Patricia Maroño

Patricia Maroño

Marketing Assistant

circulating miRNAs as biomarkers of cardiovascular disease

RNAs known as extracellular or circulating RNAs are RNA molecules that have been secreted outside the cells in which they have been transcribed and circulate in biological fluids. Although they were first described in the first half of the 20th century, it was not until the identification of microRNAs (miRNAs) in the blood circulation that the scientific community's interest in circulating RNAs was triggered.

miRNAs are non-coding RNAs of between 17 and 27 nucleotides that bind to messenger RNA, inhibiting its translation or promoting its degradation, thus blocking protein synthesis. Therefore, they are involved in fundamental biological processes and alterations in their expression have been linked to different pathologies. These molecules have a highly conserved sequence between species and their expression profile can be highly tissue specific. Extracellular miRNAs are stable in multiple body fluids. body fluids (plasma, serum, saliva, urine, tears, amniotic fluid, colostrum, breast milk, seminal fluid, bronchial fluid, cerebrospinal fluid, peritoneal fluid and pleural fluid) where they are packaged in vesicles that protect them from being degraded by adverse conditions such as pH or temperature changes.

Due to these biological and physicochemical properties, circulating miRNAs have emerged as excellent biomarkers in clinical practice, and numerous studies have been published to date showing their relationship with different cardiovascular pathologies. The correlation between miRNA profiles in cardiac tissue and blood opens the possibility of using these circulating miRNAs as indicators of diseases even in subclinical stages, which has a crucial role in the health of patients. Moreover, it has great potential for improving risk algorithms in cardiovascular disease, as well as in the management of health system resources.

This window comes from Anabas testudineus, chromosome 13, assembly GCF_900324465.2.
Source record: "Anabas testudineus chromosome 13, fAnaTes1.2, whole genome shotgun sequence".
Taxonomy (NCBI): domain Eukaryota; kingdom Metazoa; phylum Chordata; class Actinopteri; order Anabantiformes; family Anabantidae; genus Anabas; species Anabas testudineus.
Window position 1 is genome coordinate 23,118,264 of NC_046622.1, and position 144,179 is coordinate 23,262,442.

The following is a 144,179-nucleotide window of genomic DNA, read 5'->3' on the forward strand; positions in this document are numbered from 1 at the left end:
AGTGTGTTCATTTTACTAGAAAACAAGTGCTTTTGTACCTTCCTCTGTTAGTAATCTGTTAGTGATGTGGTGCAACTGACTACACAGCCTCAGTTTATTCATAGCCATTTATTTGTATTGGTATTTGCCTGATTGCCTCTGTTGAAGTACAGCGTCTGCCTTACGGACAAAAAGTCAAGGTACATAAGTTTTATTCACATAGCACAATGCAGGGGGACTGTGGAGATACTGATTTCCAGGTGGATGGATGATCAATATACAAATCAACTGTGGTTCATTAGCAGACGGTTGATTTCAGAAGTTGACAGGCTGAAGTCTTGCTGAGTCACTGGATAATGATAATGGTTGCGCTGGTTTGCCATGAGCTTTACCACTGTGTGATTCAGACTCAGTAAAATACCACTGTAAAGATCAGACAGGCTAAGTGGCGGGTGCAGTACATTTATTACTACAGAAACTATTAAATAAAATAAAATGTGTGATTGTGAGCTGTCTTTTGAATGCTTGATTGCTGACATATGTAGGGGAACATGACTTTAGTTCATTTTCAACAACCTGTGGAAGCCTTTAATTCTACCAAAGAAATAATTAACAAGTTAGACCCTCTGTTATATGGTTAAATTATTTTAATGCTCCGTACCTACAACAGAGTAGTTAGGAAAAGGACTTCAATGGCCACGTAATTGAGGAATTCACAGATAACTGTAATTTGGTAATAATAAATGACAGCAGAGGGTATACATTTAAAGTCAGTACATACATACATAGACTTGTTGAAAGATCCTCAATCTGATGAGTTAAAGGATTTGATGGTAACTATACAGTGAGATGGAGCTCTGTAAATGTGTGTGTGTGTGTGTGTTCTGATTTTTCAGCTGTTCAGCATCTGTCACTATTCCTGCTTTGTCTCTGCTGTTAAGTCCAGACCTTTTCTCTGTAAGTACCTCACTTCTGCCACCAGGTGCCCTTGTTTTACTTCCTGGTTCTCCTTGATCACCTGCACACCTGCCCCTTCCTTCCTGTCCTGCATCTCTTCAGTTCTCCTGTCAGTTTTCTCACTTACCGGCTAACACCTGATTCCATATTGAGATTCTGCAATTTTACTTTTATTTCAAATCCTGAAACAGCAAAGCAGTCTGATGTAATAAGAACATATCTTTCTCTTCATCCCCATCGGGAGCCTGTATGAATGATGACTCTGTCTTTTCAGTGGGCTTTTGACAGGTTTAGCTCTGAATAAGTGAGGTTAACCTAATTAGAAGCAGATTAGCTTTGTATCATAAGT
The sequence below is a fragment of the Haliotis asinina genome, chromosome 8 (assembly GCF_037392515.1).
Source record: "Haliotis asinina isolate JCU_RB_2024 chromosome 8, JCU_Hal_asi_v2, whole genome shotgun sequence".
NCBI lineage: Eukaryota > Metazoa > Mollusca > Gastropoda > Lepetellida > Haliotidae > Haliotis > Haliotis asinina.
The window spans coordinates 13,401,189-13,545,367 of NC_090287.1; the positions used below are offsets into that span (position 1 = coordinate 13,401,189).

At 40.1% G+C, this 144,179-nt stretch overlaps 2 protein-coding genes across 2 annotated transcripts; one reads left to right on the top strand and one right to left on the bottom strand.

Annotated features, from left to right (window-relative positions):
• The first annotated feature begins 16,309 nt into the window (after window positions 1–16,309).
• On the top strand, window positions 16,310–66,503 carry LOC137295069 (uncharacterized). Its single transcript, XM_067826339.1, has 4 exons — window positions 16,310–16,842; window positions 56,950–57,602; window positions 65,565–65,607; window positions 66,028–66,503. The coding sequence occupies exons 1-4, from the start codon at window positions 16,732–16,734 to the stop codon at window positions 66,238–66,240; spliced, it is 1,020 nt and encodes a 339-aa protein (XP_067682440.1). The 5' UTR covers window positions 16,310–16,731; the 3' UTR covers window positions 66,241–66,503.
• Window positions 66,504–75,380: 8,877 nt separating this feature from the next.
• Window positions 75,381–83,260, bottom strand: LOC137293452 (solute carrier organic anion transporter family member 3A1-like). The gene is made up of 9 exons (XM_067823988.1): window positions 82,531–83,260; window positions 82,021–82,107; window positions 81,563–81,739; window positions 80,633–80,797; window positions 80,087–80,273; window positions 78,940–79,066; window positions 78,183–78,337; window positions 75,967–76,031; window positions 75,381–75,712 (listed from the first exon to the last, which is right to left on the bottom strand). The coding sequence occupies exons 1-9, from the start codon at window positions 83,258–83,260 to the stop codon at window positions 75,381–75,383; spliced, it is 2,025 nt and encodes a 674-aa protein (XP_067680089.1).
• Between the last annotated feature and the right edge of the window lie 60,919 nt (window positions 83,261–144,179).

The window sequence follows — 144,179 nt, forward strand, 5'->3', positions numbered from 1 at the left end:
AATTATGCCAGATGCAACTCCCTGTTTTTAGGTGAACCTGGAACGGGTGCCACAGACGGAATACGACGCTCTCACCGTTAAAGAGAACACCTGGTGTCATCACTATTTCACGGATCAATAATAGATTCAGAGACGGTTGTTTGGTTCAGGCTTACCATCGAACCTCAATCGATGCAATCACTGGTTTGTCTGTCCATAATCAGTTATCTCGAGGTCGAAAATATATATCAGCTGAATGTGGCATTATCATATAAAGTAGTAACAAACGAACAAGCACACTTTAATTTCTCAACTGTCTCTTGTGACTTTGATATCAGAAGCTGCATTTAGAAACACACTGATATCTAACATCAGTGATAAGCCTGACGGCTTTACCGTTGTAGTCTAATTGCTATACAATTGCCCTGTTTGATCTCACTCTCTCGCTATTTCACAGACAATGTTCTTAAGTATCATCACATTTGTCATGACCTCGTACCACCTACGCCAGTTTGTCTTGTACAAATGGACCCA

On the other hand, these molecules have also aroused great interest due to the possibility of acting as therapeutic agents. Mimetic miRNAs are similar to natural miRNAs and can be used as antagonists of miRNAs whose levels are elevated in pathogenic situations, thus allowing the activation of gene expression. Conversely, they can be used to elevate the levels of miRNAs that are decreased, thus favoring the suppression of gene expression in pursuit of a health-promoting effect.

Thanks to advances in Next-generation Sequencing (NGS) technologies, circulating miRNA profiles of circulating miRNAs may become a powerful noninvasive tool that provides useful information for the diagnosis, prognosis, and treatment of cardiac diseases. However, despite the promising results, more population-based studies are needed before miRNAs can be incorporated into clinical practice on a routine basis.

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